Every year, thousands of Americans get sick from germs spread from swallowing, breathing in mists or coming into contact with shared bodies of contaminated water: in backyard swimming pools and hot tubs, public water parks and interactive fountains or in natural lakes, rivers, even oceans.
Diarrhea is the most common infection, but recreational water illnesses also can lead to skin, ear, respiratory, eye, neurologic and wound infections, according to the Department of Health in Orange and Seminole counties in Florida.
A key to healthy summers starts with the backyard swimming pool:
• To keep the water free of illnesses, check chlorine and pH levels before entering the water. Even though chlorine isn’t enough to keep pools illness-free, proper levels maximize germ-killing power.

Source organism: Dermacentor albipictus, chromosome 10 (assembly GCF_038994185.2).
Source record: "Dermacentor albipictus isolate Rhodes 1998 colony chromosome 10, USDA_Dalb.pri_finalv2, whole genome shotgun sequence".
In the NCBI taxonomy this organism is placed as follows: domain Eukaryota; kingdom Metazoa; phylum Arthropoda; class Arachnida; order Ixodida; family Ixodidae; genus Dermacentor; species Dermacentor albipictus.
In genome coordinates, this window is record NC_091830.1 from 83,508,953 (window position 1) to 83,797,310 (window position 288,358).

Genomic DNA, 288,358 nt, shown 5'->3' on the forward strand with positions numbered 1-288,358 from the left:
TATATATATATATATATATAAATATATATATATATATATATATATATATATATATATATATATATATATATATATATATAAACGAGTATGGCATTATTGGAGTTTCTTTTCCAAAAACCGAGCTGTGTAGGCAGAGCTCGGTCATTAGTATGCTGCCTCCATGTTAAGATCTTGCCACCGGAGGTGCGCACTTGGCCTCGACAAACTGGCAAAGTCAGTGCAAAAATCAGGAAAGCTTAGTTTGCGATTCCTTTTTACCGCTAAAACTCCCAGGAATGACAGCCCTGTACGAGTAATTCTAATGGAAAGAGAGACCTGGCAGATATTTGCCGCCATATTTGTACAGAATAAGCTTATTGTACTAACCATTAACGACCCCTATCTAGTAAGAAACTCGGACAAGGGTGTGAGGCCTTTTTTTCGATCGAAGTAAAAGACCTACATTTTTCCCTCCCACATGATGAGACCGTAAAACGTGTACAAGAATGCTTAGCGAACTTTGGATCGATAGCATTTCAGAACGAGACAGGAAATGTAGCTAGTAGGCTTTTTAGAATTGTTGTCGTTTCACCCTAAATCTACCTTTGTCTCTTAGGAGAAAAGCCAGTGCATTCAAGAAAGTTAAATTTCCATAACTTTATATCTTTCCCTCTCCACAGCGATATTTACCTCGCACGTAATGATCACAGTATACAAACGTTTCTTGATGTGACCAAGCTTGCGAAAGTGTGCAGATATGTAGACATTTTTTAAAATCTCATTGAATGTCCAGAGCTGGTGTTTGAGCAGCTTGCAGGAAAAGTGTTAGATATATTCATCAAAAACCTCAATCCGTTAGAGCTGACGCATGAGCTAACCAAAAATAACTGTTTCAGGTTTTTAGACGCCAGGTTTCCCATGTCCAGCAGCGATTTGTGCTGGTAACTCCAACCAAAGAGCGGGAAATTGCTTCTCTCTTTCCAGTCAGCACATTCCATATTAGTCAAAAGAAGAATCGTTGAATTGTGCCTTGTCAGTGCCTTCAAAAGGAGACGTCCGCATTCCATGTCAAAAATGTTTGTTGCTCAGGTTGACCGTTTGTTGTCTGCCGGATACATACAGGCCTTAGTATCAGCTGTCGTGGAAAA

• Don’t swallow the water you swim in.
• Parents of small children should take youngsters on bathroom trips every hour and check diapers every 30 to 60 minutes.
The Centers for Disease Control and Prevention also recommends these guidelines for a healthy swim:
• Don’t swim when you have diarrhea; avoid it until all symptoms have passed.
• Shower with soap before you start swimming.
• Take a rinse shower before you get back into the water.
• Take bathroom breaks every 60 minutes.
• Wash your hands after using the toilet or changing diapers.
— Colleen Wright